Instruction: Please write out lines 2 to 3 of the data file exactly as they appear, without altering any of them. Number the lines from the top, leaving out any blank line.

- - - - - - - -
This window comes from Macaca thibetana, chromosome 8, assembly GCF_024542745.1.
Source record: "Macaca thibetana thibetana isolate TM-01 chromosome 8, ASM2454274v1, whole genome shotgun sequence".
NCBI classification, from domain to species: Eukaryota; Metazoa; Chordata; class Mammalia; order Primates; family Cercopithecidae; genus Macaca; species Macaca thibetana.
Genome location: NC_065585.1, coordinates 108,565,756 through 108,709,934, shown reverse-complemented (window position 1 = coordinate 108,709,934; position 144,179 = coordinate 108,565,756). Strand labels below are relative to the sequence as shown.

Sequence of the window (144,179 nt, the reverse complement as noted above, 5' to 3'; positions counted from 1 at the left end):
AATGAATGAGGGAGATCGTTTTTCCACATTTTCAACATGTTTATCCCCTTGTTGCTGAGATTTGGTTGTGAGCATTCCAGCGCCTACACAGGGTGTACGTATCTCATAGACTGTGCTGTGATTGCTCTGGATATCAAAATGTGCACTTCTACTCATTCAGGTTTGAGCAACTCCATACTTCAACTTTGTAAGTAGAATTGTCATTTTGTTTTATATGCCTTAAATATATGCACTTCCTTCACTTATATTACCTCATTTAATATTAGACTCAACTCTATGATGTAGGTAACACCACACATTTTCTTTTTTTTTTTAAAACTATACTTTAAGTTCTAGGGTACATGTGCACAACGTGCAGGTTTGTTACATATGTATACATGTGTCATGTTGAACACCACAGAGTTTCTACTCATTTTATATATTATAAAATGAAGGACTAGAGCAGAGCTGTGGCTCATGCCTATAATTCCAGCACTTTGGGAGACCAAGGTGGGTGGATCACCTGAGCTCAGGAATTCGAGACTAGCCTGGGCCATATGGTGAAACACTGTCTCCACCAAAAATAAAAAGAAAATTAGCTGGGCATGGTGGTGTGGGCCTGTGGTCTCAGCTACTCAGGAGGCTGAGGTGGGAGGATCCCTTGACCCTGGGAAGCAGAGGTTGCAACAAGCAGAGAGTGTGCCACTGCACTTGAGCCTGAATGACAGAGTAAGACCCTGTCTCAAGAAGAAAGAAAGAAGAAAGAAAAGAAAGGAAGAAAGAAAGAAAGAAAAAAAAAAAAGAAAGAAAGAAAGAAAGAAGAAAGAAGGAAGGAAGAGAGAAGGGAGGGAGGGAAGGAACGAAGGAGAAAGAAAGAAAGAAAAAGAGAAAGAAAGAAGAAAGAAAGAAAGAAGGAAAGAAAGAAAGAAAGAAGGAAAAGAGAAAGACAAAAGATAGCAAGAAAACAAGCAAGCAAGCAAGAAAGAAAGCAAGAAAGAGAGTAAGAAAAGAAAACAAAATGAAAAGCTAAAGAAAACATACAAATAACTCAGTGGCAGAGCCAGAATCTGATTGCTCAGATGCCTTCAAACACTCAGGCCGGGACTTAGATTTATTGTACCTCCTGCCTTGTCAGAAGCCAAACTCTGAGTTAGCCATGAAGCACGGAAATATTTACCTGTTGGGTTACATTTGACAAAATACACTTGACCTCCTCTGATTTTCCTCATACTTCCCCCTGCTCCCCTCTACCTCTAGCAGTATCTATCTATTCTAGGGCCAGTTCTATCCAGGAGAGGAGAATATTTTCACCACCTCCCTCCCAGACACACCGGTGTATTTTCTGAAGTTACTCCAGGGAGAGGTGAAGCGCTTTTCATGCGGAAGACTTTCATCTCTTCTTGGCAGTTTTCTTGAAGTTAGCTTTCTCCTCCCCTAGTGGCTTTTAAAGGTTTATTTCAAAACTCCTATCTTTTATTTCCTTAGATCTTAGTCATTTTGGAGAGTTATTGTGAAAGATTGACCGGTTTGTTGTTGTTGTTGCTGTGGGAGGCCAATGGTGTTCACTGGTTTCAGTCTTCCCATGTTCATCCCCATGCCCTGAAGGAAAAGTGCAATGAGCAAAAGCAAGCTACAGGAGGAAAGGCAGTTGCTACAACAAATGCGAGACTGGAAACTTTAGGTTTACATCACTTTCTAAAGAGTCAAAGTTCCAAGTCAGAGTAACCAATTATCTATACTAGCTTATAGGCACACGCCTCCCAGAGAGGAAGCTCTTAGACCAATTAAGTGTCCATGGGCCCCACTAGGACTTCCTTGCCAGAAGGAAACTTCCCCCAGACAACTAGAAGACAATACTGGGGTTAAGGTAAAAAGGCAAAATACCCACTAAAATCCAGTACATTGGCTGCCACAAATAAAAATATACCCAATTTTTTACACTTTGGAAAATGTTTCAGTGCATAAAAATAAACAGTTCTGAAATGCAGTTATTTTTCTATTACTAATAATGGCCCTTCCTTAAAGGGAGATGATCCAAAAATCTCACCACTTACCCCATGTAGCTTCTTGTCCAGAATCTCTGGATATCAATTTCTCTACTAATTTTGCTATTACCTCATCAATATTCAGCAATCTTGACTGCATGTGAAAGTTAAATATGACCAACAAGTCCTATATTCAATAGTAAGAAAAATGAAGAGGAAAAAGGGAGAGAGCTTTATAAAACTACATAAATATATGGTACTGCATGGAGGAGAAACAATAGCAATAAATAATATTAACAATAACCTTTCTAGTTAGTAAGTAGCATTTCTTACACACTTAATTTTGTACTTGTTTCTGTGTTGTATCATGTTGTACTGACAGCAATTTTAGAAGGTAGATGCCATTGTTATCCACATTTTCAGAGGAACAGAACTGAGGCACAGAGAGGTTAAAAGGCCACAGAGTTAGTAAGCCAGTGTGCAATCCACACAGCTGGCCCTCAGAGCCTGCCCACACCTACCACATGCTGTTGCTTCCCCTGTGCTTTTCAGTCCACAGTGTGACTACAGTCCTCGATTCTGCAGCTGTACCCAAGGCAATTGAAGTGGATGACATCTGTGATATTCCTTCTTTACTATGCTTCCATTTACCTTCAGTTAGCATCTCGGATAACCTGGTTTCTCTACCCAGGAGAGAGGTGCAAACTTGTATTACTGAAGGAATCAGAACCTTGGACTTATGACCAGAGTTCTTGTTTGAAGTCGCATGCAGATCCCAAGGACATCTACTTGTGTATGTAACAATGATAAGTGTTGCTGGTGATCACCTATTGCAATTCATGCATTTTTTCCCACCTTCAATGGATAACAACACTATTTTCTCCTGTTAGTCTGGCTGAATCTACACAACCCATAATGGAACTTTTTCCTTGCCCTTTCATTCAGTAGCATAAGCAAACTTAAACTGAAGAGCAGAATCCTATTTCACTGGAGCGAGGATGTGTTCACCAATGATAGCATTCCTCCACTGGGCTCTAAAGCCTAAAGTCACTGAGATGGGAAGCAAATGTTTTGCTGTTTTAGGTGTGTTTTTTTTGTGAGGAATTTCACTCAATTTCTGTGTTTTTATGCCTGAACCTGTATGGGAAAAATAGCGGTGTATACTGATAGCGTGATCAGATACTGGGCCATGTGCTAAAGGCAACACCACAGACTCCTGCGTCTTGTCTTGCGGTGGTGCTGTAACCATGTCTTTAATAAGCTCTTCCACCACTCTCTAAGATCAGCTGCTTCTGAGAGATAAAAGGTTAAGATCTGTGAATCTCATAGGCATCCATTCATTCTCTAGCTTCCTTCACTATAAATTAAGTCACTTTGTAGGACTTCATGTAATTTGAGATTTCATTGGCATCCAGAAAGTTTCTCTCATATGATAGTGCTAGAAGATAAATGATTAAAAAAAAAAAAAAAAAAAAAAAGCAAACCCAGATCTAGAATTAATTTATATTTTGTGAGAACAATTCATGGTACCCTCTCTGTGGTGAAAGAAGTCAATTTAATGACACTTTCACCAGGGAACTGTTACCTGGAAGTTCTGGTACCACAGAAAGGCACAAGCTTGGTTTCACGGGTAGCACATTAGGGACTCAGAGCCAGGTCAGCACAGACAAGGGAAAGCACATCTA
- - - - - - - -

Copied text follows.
Source record: "Macaca thibetana thibetana isolate TM-01 chromosome 8, ASM2454274v1, whole genome shotgun sequence".
NCBI classification, from domain to species: Eukaryota; Metazoa; Chordata; class Mammalia; order Primates; family Cercopithecidae; genus Macaca; species Macaca thibetana.